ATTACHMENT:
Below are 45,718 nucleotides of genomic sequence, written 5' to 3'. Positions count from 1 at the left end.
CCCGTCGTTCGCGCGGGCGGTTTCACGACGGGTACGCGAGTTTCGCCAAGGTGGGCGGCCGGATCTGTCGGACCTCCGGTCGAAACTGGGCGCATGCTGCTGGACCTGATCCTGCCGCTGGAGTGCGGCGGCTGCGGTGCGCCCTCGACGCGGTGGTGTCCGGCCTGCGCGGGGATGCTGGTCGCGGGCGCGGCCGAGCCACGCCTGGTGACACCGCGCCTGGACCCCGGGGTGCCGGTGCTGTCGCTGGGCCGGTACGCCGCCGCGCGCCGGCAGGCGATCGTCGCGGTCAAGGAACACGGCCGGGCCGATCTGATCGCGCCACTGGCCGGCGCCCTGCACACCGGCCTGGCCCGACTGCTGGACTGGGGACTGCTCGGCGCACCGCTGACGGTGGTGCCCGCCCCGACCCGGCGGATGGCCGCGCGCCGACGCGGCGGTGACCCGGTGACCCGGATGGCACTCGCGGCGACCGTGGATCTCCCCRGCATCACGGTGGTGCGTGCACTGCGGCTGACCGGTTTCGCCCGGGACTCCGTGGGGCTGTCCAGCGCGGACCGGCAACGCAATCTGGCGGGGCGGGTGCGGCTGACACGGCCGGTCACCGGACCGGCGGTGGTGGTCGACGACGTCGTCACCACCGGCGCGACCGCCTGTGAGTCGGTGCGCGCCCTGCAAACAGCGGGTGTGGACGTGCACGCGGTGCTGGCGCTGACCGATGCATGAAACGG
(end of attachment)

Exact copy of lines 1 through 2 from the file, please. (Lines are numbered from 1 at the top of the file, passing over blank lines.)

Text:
Below are 45,718 nucleotides of genomic sequence, written 5' to 3'. Positions count from 1 at the left end.
CCCGTCGTTCGCGCGGGCGGTTTCACGACGGGTACGCGAGTTTCGCCAAGGTGGGCGGCCGGATCTGTCGGACCTCCGGTCGAAACTGGGCGCATGCTGCTGGACCTGATCCTGCCGCTGGAGTGCGGCGGCTGCGGTGCGCCCTCGACGCGGTGGTGTCCGGCCTGCGCGGGGATGCTGGTCGCGGGCGCGGCCGAGCCACGCCTGGTGACACCGCGCCTGGACCCCGGGGTGCCGGTGCTGTCGCTGGGCCGGTACGCCGCCGCGCGCCGGCAGGCGATCGTCGCGGTCAAGGAACACGGCCGGGCCGATCTGATCGCGCCACTGGCCGGCGCCCTGCACACCGGCCTGGCCCGACTGCTGGACTGGGGACTGCTCGGCGCACCGCTGACGGTGGTGCCCGCCCCGACCCGGCGGATGGCCGCGCGCCGACGCGGCGGTGACCCGGTGACCCGGATGGCACTCGCGGCGACCGTGGATCTCCCCRGCATCACGGTGGTGCGTGCACTGCGGCTGACCGGTTTCGCCCGGGACTCCGTGGGGCTGTCCAGCGCGGACCGGCAACGCAATCTGGCGGGGCGGGTGCGGCTGACACGGCCGGTCACCGGACCGGCGGTGGTGGTCGACGACGTCGTCACCACCGGCGCGACCGCCTGTGAGTCGGTGCGCGCCCTGCAAACAGCGGGTGTGGACGTGCACGCGGTGCTGGCGCTGACCGATGCATGAAACGG